The biggest cross-asset rally this year has taken Wall Street by storm.

Nov 6
Wall Street has learned the risks associated with market timing from the startling increase in cross-asset prices.

According to Bloomberg data tracking popular ETFs, evidence that Federal Reserve Chairman Jerome Powell is becoming less hawkish has set off the largest coordinated crises since November 2022, with credit, equities, and bonds all surging at the same time.

A dismal jobs report and the US Treasury's modest borrowing plan were further reasons that stoked investor dovishness.

There is ample proof that systematic financial analysts and hedge funds were caught off guard last week and forced back into a variety of assets.

It may be a foolish endeavor to wager that the recent events will amount to much more than a relief rally, considering the dearth of long-term investors in stocks and bonds and the uncertain future of corporate earnings.

With gains of almost 6%, the S&P 500 and Nasdaq 100 experienced their best week of the year. The 10-year Treasury yield experienced its largest weekly decline since March, dropping more than 25 basis points.

According to Bloomberg data, when equities increased, the largest Treasury exchange-traded fund in the world saw a 4% increase, with investment grade and junk bonds rising simultaneously for the greatest gain in 17 months.

According to premier brokerage Goldman Sachs Group Inc., the increase came after three months of growth in hedge fund sales that were the second-strongest in a decade. Before the most recent bond bounce, professional speculators' net short bets on Treasury bonds were almost at an all-time high, according to statistics from the Commodity Futures Trading Commission.

Particularly hard-affected were investors who were betting on stocks to decline; the basket of businesses with the shortest interest rate gained 13%.

In the meantime, traders reduced their bets on rate hikes, and Cathie Wood's flagship ARK Innovation ETF (ARKK), which tracks rate-sensitive speculative tech firms, saw its greatest week ever, jumping about 19%.

Commodity trading advisers and other fast money analysts are placing a record $302 billion short bet on Treasury securities, according to Scott Rubner, a managing director at the bank with 20 years of experience studying fund movements.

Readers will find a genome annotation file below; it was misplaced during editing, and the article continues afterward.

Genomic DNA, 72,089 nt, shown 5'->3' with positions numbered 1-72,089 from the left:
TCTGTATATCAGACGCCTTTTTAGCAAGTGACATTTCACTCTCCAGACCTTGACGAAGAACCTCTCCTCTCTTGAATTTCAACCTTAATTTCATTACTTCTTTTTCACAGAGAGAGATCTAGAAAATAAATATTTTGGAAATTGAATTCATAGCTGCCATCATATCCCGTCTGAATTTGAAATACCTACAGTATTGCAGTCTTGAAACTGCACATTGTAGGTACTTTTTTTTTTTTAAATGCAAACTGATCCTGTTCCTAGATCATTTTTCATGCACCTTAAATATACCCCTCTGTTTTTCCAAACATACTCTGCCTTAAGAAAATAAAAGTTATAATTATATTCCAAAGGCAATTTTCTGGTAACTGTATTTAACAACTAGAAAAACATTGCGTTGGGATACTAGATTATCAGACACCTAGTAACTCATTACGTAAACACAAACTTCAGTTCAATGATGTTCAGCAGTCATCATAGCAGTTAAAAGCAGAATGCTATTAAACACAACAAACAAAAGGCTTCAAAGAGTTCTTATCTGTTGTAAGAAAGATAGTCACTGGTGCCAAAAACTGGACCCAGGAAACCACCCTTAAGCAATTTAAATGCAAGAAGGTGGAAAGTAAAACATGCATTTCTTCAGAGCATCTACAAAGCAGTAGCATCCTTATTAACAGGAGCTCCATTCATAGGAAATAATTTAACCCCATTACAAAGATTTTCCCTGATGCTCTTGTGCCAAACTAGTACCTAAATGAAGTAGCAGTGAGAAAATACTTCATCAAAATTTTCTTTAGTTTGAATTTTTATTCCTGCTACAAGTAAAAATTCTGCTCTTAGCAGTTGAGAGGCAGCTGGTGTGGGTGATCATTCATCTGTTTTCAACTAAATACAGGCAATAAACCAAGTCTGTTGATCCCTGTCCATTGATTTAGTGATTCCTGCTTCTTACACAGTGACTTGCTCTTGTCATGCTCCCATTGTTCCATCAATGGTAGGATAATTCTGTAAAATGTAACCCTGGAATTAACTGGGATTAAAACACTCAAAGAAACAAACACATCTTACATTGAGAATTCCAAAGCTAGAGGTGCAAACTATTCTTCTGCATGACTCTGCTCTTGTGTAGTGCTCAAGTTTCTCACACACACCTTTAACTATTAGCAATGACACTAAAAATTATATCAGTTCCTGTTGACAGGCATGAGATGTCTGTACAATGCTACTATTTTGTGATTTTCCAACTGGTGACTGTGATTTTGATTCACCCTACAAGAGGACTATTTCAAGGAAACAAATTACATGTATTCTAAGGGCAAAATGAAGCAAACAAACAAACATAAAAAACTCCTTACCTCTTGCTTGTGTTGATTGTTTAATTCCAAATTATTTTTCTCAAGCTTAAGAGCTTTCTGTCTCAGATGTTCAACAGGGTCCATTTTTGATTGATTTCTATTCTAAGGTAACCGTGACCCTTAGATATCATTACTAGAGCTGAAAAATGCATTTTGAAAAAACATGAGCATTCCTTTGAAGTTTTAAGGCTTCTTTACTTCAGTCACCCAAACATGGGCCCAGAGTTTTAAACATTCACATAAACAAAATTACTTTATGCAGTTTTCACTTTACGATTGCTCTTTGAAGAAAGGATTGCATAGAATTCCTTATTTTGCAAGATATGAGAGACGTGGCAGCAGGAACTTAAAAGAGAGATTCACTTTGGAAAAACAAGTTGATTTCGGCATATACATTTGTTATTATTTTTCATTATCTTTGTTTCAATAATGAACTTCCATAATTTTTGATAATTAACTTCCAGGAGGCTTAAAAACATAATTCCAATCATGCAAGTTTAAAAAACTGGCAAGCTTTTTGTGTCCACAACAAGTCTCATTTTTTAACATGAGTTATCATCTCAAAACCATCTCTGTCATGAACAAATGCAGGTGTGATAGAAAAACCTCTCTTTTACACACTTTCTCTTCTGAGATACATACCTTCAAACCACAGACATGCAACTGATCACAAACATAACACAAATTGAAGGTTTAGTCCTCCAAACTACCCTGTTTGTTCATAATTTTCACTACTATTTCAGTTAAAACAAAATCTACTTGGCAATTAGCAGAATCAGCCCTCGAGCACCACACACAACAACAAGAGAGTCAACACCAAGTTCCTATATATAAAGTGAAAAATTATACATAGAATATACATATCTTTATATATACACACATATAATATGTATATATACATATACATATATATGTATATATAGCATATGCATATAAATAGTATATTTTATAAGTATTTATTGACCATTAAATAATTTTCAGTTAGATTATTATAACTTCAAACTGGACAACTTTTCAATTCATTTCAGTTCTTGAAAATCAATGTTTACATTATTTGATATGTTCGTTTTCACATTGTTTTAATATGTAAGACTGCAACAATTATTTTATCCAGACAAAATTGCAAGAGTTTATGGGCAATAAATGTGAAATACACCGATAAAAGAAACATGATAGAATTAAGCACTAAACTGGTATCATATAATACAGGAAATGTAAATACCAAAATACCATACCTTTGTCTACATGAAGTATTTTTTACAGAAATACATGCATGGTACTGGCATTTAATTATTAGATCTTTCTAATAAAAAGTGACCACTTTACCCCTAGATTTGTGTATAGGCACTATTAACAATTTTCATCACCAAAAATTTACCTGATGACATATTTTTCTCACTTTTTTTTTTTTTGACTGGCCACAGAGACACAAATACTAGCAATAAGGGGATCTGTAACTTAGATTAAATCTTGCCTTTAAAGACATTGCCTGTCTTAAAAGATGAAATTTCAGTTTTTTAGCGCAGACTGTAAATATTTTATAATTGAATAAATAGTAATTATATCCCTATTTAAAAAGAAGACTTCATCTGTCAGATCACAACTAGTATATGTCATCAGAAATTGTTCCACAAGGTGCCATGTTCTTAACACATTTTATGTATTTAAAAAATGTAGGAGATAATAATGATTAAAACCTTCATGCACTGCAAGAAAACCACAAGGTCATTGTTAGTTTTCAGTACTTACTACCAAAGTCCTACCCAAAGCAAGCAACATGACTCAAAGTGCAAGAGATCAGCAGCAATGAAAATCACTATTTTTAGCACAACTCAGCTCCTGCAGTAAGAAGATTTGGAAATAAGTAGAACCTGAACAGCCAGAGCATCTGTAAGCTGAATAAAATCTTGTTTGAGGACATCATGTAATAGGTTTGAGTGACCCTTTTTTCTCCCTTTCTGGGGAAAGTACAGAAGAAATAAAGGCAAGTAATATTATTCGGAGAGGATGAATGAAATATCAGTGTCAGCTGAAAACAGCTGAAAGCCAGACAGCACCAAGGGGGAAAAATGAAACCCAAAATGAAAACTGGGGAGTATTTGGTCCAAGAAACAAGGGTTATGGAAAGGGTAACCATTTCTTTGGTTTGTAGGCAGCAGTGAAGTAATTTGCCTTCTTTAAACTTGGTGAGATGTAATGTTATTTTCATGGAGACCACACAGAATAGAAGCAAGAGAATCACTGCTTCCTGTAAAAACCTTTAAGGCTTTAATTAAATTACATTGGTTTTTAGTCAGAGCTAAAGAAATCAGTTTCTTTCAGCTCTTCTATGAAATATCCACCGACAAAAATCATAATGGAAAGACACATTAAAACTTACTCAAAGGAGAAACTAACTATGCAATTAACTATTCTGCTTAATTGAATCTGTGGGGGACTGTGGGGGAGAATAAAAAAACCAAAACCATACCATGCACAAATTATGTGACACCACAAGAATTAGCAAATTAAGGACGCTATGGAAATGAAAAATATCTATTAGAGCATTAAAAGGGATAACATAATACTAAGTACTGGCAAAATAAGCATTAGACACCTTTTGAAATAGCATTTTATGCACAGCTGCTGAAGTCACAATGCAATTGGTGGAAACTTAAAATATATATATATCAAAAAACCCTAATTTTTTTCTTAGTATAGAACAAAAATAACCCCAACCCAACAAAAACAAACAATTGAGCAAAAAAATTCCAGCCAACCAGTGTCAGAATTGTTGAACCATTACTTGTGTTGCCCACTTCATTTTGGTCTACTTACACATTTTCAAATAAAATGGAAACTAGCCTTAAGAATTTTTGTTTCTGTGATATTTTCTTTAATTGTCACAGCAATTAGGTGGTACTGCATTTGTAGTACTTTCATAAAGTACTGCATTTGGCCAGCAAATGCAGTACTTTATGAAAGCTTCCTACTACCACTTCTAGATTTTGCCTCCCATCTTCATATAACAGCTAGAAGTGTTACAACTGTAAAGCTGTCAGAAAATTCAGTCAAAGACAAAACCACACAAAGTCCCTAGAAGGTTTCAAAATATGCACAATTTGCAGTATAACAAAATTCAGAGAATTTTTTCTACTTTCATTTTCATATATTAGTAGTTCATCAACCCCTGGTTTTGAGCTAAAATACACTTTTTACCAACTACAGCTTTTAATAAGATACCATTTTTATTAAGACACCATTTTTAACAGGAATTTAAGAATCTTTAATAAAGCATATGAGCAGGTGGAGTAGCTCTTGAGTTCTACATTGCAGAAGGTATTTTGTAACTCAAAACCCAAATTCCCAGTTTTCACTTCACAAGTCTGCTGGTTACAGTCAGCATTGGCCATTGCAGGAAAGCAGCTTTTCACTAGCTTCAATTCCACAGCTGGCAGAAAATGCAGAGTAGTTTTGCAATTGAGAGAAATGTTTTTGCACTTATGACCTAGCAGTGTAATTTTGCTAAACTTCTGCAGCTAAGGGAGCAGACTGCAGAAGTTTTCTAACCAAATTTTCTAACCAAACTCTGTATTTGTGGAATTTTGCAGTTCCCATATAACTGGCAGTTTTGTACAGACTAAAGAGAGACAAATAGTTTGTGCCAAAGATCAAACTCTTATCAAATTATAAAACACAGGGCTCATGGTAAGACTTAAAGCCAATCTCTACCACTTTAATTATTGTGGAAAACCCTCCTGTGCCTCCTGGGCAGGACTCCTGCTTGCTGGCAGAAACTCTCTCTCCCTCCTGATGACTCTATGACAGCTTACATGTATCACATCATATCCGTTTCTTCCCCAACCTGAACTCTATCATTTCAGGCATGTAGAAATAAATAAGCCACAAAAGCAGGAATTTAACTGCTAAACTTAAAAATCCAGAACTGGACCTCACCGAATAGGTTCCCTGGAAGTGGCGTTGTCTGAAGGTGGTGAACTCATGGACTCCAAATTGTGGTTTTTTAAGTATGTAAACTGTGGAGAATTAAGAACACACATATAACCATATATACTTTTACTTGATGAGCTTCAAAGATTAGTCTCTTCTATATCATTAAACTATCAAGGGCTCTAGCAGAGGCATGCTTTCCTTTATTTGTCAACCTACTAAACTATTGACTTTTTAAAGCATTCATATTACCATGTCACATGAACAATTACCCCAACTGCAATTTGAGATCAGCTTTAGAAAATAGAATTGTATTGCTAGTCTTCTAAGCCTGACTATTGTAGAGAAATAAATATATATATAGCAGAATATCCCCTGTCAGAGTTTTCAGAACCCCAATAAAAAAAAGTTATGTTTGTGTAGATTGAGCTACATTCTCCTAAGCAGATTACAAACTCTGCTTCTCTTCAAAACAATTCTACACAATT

According to his estimates, the cohort may purchase bonds worth up to $456 billion if this week's increase in prices holds, and up to $105 billion if prices stay mostly stable over the next month. If the upward trend in equities holds, CTA's short strategy might trigger a surge of purchasing in S&P 500 futures worth $81 billion.

While traders took note of Powell's observation that tightening economic conditions due to increasing long-term bond rates might assist in reducing inflation, they also appreciated indications that the central bank's hawkish September projections were beginning to soften.

Portfolio manager at JPMorgan Asset Management, Priya Misra, stated, "Treasury and the Fed responded to the market, and now the market is reacting to Treasury and the Fed." The Fed's cautious approach is supported by this week's data. If a recession looks impending, risk assets will be on edge, but that is not the narrative for today."

According to the Fed's swaps, traders have fully priced in a rate decrease by June rather than July and estimate just a 16% possibility of another rate hike by January.
The macro environment is still unstable, according to Barclays Plc's Emmanuel Cau, head of European equities strategy.

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